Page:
Back to the Basics: Save Money Smarter

Today’s the third episode of my “Back to Basics” series that is about being brilliant at the basics or core principles of finance. Last time, I covered cash flow management. Before that, the Thrift Savings Plan, and today, I’m going over a critical topic: saving your money. People say, “Money can’t buy you happiness.” That one is crazy because renting a yacht for two weeks to eat, drink and be merry with the people I love would bring me absolute joy. There are a lot of sayings, but what they all come down to is that life is hard when you need money and don’t have it. It can be for simple things like needing a new suit for an interview, money to fly home to family for the holidays, a safe home, food, or medical treatments. Having money saved up gives you the freedom and peace to solve your needs, wants and problems quickly. Saving money is also key to achieving financial stability, reaching your goals, and reducing stress. In this episode, I’m going over:
  • Why it’s important to save money
  • Compound interest
  • Strategies to save money
  • Getting the time and your savings aligned
  • Best accounts to save money
  • Savings mistakes to avoid
  • Maximizing your savings
Episode Transcript

Why You Should Save Money

Saving money is essential for several reasons. First and foremost, it provides a safety net for unexpected expenses like medical emergencies, car repairs, or a military spouse’s job loss. Without savings, you might be tempted to use high-interest debt, like a credit card to cover those costs, which can quickly spiral out of control. The second and my favorite is opportunities. Saving money allows you to take advantage of opportunities you’re given, whether it’s buying a home or car that’s an amazing deal, or a dream vacation. Savings give you the financial flexibility to go after your goals without the immense stress of living paycheck to paycheck. Most importantly, savings can reduce financial stress and provide peace of mind, freeing up your mental bandwidth for other things like your health and family. Knowing you have a financial cushion can make you feel more secure and excited about the future. The last reason why it’s important for you to save money is because at some point, you won’t be able to work and earn money or you’ll get to a point when you don’t want to. Either way, you need to set aside some of what you make now to support your future self. Think about when you’re 80 and the quality of life you want, what you save now, is how that will be funded. That is your long-term savings, which I’ll get into in a minute.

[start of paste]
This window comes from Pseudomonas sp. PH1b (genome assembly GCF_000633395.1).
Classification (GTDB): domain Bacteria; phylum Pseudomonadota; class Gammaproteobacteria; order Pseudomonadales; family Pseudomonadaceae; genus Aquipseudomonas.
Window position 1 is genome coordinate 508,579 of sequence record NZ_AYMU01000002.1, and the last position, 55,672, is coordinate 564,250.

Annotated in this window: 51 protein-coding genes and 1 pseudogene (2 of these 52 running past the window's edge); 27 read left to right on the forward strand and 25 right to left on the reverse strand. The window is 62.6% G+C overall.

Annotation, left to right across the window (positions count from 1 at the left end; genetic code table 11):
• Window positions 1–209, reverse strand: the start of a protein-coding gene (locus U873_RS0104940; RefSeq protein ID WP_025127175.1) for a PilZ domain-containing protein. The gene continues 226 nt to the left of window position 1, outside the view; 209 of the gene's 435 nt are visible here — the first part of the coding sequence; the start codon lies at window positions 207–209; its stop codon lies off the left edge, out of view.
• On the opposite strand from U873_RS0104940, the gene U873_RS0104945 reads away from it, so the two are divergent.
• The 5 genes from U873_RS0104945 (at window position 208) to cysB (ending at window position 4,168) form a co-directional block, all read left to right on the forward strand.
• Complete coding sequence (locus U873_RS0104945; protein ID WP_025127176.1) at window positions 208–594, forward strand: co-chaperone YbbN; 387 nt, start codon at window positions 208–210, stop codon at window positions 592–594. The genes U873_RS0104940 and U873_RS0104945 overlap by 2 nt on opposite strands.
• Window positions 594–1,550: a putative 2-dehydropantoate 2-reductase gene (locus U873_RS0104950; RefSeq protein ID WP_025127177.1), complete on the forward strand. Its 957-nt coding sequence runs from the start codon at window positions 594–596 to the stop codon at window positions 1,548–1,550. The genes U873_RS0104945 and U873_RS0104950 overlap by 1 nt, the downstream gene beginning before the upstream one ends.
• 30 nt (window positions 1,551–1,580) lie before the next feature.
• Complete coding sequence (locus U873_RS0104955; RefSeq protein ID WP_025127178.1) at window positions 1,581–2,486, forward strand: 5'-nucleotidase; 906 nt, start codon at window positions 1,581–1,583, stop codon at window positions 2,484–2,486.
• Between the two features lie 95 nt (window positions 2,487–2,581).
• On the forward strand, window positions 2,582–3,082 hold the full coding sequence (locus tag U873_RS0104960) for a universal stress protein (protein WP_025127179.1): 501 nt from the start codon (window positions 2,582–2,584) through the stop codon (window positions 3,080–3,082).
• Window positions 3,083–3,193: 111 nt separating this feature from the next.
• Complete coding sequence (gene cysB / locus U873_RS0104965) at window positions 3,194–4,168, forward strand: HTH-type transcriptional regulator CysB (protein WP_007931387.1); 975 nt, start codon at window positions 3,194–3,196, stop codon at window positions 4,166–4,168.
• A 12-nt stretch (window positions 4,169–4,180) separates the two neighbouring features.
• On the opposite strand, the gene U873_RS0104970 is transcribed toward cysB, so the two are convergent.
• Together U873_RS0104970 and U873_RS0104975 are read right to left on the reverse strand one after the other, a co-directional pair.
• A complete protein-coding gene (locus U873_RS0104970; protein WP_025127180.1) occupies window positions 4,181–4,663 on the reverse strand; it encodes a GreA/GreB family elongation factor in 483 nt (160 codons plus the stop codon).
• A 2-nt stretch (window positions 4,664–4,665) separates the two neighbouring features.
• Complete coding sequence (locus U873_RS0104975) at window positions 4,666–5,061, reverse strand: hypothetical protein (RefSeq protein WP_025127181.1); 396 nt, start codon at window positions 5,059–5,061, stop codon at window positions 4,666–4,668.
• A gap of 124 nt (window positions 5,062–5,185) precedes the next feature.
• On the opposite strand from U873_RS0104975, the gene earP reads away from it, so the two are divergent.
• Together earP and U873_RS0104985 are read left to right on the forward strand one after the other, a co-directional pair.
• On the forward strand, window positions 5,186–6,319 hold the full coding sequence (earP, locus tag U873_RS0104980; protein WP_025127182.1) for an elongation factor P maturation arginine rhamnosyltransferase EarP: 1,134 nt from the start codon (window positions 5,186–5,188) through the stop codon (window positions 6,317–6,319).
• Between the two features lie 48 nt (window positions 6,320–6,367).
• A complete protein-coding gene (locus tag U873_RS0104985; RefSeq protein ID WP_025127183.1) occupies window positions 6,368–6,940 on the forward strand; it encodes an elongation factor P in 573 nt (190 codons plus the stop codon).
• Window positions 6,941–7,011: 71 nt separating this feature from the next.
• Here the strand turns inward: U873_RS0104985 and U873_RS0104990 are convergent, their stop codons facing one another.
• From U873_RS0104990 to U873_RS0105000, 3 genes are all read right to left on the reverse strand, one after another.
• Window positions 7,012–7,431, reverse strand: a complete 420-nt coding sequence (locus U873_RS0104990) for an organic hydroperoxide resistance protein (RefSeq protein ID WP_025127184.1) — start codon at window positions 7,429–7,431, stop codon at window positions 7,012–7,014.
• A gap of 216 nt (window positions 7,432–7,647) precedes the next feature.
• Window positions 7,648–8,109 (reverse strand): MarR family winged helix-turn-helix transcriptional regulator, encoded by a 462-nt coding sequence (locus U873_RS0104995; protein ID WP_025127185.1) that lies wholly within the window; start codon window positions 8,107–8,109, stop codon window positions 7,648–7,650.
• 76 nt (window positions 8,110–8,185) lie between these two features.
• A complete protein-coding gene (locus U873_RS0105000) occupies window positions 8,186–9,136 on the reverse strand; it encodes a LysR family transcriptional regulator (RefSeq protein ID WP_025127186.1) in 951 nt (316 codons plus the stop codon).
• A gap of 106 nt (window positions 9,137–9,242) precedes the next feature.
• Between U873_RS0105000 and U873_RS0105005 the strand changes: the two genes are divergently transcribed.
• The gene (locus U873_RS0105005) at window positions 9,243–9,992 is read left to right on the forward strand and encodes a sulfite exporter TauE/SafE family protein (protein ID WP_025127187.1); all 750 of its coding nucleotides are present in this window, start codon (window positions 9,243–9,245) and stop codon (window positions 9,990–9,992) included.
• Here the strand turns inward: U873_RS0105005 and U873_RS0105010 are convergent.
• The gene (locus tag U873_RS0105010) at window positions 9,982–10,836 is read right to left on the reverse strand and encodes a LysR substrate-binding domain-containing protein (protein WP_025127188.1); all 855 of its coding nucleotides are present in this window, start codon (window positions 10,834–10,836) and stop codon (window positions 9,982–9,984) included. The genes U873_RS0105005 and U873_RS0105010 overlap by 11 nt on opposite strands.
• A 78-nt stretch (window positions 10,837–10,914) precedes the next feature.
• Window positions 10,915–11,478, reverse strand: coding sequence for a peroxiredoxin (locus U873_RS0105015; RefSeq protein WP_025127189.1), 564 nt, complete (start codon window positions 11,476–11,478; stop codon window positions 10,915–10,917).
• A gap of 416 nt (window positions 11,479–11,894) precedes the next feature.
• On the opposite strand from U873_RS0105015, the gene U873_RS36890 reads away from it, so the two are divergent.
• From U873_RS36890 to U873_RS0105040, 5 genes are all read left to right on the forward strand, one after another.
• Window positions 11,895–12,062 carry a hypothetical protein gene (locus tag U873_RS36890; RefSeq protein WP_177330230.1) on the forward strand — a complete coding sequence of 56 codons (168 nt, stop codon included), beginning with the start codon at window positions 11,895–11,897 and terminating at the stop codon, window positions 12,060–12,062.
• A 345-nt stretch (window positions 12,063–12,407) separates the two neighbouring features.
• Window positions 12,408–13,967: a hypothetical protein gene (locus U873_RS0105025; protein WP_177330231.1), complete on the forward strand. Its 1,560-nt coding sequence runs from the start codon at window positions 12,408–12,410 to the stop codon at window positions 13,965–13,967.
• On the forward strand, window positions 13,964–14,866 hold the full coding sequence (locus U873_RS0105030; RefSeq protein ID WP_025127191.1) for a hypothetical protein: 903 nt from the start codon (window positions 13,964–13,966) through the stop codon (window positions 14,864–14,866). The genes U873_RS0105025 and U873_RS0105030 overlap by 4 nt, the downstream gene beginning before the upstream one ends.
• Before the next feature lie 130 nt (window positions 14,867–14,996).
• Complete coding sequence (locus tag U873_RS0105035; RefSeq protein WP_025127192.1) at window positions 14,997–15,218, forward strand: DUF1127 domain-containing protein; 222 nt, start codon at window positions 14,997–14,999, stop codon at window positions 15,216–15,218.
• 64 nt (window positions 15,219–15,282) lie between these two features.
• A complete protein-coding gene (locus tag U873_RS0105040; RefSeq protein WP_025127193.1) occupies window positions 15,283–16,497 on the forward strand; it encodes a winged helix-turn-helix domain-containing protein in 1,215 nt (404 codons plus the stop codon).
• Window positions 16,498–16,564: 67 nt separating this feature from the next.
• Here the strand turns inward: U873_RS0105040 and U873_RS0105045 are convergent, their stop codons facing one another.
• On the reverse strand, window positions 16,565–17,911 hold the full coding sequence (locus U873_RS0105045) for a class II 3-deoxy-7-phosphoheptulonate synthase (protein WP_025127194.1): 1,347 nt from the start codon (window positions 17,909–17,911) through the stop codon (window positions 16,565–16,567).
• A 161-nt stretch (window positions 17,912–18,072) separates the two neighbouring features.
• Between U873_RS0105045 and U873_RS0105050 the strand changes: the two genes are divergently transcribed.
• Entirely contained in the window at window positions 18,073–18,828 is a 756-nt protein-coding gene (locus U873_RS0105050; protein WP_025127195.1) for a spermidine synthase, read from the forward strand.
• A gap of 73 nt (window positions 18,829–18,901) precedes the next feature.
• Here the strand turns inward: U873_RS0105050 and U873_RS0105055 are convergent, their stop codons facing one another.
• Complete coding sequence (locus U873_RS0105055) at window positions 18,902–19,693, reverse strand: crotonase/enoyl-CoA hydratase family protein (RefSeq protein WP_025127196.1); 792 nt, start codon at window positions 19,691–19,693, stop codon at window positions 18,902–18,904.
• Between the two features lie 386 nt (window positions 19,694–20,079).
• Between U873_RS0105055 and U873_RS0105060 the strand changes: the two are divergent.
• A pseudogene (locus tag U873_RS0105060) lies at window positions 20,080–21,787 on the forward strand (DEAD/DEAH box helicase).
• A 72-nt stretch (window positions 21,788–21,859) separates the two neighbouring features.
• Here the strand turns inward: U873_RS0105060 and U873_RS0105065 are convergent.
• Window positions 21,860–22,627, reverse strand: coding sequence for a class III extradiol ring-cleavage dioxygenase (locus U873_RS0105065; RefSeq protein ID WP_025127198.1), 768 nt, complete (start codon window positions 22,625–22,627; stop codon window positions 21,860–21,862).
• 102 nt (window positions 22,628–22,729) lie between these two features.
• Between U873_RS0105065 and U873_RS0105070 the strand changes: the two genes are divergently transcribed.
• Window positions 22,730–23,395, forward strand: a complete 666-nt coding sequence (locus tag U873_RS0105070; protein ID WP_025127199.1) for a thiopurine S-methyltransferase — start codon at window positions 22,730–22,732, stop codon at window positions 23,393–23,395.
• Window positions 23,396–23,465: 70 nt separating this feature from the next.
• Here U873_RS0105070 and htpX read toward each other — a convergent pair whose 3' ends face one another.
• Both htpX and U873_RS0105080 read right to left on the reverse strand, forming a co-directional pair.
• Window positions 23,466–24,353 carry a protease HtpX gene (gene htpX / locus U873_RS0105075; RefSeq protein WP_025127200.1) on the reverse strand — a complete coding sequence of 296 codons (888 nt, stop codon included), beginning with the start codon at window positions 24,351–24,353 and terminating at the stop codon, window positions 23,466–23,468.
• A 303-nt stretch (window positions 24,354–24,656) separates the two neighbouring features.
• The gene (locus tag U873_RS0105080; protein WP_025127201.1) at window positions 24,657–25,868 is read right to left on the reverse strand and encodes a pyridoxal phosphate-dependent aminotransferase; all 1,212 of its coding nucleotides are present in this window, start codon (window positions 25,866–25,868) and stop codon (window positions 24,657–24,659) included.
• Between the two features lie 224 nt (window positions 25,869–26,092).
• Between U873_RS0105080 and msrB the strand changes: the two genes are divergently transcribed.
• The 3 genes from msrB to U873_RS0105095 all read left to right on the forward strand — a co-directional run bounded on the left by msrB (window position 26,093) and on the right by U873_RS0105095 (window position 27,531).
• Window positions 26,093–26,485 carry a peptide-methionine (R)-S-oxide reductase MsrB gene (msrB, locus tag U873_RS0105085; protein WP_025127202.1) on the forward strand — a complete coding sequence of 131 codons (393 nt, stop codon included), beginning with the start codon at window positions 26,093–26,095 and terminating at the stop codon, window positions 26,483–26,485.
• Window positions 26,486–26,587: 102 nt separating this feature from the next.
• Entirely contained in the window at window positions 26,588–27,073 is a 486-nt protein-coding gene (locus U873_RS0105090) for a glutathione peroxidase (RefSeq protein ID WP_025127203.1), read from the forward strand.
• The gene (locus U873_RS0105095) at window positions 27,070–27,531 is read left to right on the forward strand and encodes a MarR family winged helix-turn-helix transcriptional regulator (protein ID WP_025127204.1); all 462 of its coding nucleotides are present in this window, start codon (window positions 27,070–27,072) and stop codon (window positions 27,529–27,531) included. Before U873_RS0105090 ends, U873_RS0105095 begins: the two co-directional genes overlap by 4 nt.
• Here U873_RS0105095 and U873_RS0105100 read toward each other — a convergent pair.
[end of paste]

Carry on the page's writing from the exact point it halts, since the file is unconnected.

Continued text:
Understanding Compound Interest

This may be a refresher for some, but I want to touch on compound Interest. Compound interest is when you earn interest on both the money you save and the interest it earns. For example, if you save $100 and earn 10% interest for the year, you’ll have $110. Next year, you earn 10% on $110, getting $121. Compounding interest helps the initial money you save make money over time. So, no matter the amount you’re saving, compound interest helps you save more.